Carpal tunnel syndrome (CTS) is a common medical condition caused by the compression of the median nerve in the wrist. Symptoms of CTS include tingling, numbness, and weakness in the hand and wrist. It can be caused by a range of conditions from repetitive or over-use of the hands and wrists, to inflammation or injury in the neck and upper body, to pregnancy, to simple genetics creating small wrists bones.
There are many therapies and treatments for CTS including Physical Therapy, strengthening exercises, ice and heat treatments, and surgery. Many people who suffer from CTS have found relief through massage therapy. Massage therapy can help by targeting the muscles in the wrist and forearm, all the way up to the neck. The massage techniques used can increase flexibility, and reduce muscle tension. This can help reduce the pressure on the median nerve, which is often the cause of CTS symptoms. It also helps relieve inflammation and help increase circulation which can help relieve the nerve irritation by allowing bad stuff like inflammation and scar tissue to move out while good stuff like healing, oxygenated blood come in.
In addition to targeting the wrist and forearm muscles, massage can also help reduce stress and tension that can contribute to CTS. Stress causes people to tense up their muscles, which can increase the pressure on the median nerve and worsen CTS symptoms. Also when the body is stressed, a common place to hold stress and tension is in the neck and shoulders. Since the nerves for the hands and forearms originate in the neck, and run through the shoulders, tension in these areas can also contribute to pain in the hands and wrists. Massage helps to relax the not only the hands and wrists, but the neck, shoulders, and overall whole body and reduce tension and stress levels, therefore reducing the symptoms of CTS.
Since many therapies for Carpal Tunnel Syndrome involve wrist flexibility and strengthening exercises, Massage is also a great complimentary therapy in that it increases mobility. It can help loosen the muscles in the wrist and arm, helping them to move more freely and easily, which can reduce pain and stiffness and make the therapy exercises more effective. Massage can overall improve range of motion and flexibility, which can help reduce the risk of further injury. Finally, massage can also simply provide relief from pain. Massage helps to relax muscles and increase circulation, which can help to reduce pain and inflammation. It can also help to reduce swelling, which with the improved range of motion, can further reduce pain.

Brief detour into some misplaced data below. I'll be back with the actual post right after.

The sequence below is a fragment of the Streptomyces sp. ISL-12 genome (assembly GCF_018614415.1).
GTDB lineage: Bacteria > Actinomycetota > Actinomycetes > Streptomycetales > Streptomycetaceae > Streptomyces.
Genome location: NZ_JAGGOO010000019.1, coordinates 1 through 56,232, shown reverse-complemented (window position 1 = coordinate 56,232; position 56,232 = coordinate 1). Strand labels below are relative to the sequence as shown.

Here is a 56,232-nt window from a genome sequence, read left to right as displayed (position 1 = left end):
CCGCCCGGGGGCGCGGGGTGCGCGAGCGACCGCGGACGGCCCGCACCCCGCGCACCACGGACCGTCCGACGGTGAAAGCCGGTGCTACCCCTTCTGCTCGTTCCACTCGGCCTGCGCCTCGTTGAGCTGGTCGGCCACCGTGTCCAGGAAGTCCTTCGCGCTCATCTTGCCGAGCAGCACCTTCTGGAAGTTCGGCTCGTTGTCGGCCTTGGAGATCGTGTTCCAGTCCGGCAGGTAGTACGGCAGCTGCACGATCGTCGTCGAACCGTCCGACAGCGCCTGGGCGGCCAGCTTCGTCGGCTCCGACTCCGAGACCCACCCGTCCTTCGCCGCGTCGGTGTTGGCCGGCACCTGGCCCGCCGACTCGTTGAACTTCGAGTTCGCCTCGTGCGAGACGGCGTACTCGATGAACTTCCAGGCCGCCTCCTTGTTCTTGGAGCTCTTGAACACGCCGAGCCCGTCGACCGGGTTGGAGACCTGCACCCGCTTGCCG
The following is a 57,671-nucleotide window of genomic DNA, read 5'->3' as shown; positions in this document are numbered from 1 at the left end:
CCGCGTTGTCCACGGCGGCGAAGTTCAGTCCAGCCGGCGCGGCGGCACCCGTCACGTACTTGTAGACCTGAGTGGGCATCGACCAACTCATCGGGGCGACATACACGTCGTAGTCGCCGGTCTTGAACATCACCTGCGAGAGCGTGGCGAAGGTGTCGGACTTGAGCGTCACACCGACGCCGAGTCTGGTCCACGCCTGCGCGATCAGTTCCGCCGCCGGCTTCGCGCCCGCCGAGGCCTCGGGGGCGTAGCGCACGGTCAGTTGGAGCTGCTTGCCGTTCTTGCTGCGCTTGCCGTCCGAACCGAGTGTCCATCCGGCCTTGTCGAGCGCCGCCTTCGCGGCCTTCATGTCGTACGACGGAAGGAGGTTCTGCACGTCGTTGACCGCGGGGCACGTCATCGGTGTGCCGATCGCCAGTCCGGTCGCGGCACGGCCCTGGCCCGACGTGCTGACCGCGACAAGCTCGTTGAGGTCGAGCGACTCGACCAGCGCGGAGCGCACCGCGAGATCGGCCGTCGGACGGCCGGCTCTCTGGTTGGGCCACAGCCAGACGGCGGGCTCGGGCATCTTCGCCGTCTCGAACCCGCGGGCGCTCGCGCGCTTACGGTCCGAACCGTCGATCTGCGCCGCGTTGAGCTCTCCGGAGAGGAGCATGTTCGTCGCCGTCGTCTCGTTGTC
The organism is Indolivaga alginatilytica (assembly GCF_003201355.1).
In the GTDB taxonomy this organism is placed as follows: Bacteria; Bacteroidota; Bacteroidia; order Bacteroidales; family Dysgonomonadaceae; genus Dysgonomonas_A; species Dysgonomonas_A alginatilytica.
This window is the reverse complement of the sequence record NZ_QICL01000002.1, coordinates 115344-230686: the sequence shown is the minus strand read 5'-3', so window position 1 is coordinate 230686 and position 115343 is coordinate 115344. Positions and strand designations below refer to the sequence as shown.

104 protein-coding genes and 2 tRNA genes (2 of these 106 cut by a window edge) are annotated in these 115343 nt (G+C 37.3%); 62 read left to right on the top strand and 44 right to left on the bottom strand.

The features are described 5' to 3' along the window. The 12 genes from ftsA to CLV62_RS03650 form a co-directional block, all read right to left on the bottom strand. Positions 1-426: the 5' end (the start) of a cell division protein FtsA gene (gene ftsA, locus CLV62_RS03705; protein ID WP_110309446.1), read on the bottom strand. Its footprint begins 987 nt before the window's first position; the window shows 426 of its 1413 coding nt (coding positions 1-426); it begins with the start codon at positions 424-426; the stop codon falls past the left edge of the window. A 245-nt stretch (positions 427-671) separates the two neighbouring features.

Overall, massage therapy can be an effective treatment for people with Carpal Tunnel Syndrome. It can help to reduce the pressure on the median nerve, reduce stress, increase mobility, and reduce pain and inflammation. It is wonderful as a stand-alone treatment for the pain in the wrists and hands, but more effective as a part of other therapies and exercises. As with all medical conditions, one should consult with a doctor to determine if the wrist and hand pain is Carpal Tunnel Syndrome, and depending on the severity, one or more treatments may be recommended to work together to help relieve the pain.
Thoughts from the therapist:
Carpal Tunnel is the bane of my profession's existence. However, that being said (and I hope I'm not jinxing myself with this statement), I am the only member of my family who has not had diagnosed and/or surgically repaired carpal tunnel issues. My mother was an organist, my brothers work with computers, my father is in construction, and my sister does intense fine-motor work with her hands. Part of our family's issues are genetics in that we all have small wrists, and we all overuse our hands. One of the big differences between me and my family is that I do receive regular care and treatments from the awesome Applied Kinesiology Chiropractor I work with, plus I've known that getting into this profession, I needed to be proactive with preventative care. I stretch and massage my arms regularly, take care of my neck, and wear compression gloves to sleep. I'm not saying I haven't had ANY carpal tunnel issues in my close to 20-year career, and I probably will have it sooner rather than later, but through preventative regular care, as well as the combination of multiple types of therapies and treatments, I have been able to delay the inevitable.